Noise Pollution: A Look At The Causes and Impact It Has On Our Lives

Apart from atmospheric pollution, there are a few other types of pollution that have harmful effects on living things on our planet, and that includes noise. In fact, according to the WHO (World Health Organization), noise is amongst the most hazardous environmental threats to our health. And according to the EEA (European Environment Agency), it’s responsible for over 72,000 hospitalisations and 16,600 premature deaths in Europe alone each year.

According to the World Health Organization, noise becomes detrimental to health when it exceeds 75 dB (decibels) and feels painful when it exceeds 120 dB.

From planes flying in the sky to construction workers operating heavy and noisy machinery to drivers honking their horns to loud sound systems, noise pollution is something that’s become an unavoidable nuisance. Cities and urban centres have become the lodestone of a type of pollution referred to as acoustic pollution, which, despite its inconspicuousness and the fact that the Covid-19 pandemic considerably reduced it until we almost yearned for it, is quite harmful to human health. As earlier mentioned, acoustic pollution is responsible for over 16,000 deaths and 72,000 hospitalizations in Europe alone annually.

Not only is noise pollution harmful to humans but also to animals. According to America’s NPS (National Park Service), acoustic pollution has a huge impact on the environment and causes serious health damage to animals living in the wild. According to experts, noise pollution interferes with rearing and breeding cycles and is even causing some animals to go extinct much faster.

What’s Noise Pollution?

Not all sounds are considered noise or acoustic pollution. According to the WHO, noise is any sound that exceeds 65 dB. However, noise starts to become harmful when it goes past 75 dB and painful when it exceeds 120 dB. The organization recommends that noise levels stay below 65 decibels during the day and specifies that restful sleep can only be achieved when nighttime ambient noise levels are below 30 decibels. If you are having trouble with noise pollution in surrounding buildings, I would recommend getting in touch with an acoustic consultant.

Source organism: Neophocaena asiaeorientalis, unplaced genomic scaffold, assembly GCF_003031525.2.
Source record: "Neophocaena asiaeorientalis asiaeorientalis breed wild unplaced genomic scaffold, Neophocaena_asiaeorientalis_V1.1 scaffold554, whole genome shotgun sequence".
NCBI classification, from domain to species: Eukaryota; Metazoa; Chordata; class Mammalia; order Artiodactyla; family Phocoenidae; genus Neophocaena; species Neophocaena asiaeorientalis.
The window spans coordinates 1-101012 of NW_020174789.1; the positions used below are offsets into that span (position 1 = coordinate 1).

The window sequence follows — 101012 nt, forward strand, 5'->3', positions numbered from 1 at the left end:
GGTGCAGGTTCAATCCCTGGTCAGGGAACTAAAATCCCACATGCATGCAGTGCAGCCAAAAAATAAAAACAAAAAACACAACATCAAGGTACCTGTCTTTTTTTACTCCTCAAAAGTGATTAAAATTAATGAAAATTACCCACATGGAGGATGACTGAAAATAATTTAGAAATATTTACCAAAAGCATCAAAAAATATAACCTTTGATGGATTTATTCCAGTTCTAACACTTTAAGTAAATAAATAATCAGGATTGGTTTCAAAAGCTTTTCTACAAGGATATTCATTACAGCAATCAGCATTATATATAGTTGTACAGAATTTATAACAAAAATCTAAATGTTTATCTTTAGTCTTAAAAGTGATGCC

What Causes Noise Pollution?

Noise pollution can be caused by many things with the main ones being:


Noise caused by traffic accounts for most of the noise pollution in cities and urban cities. For instance, a bus horn produces 100 decibels while that in a car produces about 90 decibels.

Air Traffic

While the number of aircraft flying over towns and cities is fewer than the number of cars on the roads, the impact air traffic has on the environment is far greater considering that aircraft produce over 130 decibels or more.

Construction Sites

Car Park and building construction and pavement and road resurfacing works are extremely noisy. For instance, a single pneumatic drill can produce up to 110 decibels.

Nightlife and Entertainment

Terraces, bars, and restaurants with outdoor spaces and functions like concerts can produce over 100 decibels for prolonged periods.


While animal noises mostly go unnoticed, it’s worth noting that a barking or howling dog can produce anywhere between 60-80 decibels, which is quite loud.

The Effects of Noise Pollution

Apart from damaging hearing by causing issues such as deafness or tinnitus, constant loud noise can damage your health in more ways than one and can be especially harmful to the very old and very young. Here are some of the effects noise pollution can have on your health:

Physical Effects

Headache, high blood pressure, racing pulse, and respiratory agitation. Constant and extremely loud noise may also cause colitis, gastritis, and in some cases, heart attacks.

Psychological Effects

Excessive noise can lead to fatigue, stress, hysteria, anxiety, and depression in both animals and humans.

Behavioural and Sleep Disorders

Noise above 45 decibels can keep you from sleeping properly or even falling asleep. As mentioned earlier, the WHO recommends ambient noise levels of 30 decibels or below for one to enjoy a peaceful night’s sleep! Loud noises also affect our behaviour and may cause irritability and aggressive behaviour.

Concentration and Memory

Noise can also affect your ability to focus, causing your performance to dip. It’s also not good for your memory as it makes it harder to concentrate and retain information.

Author: Transen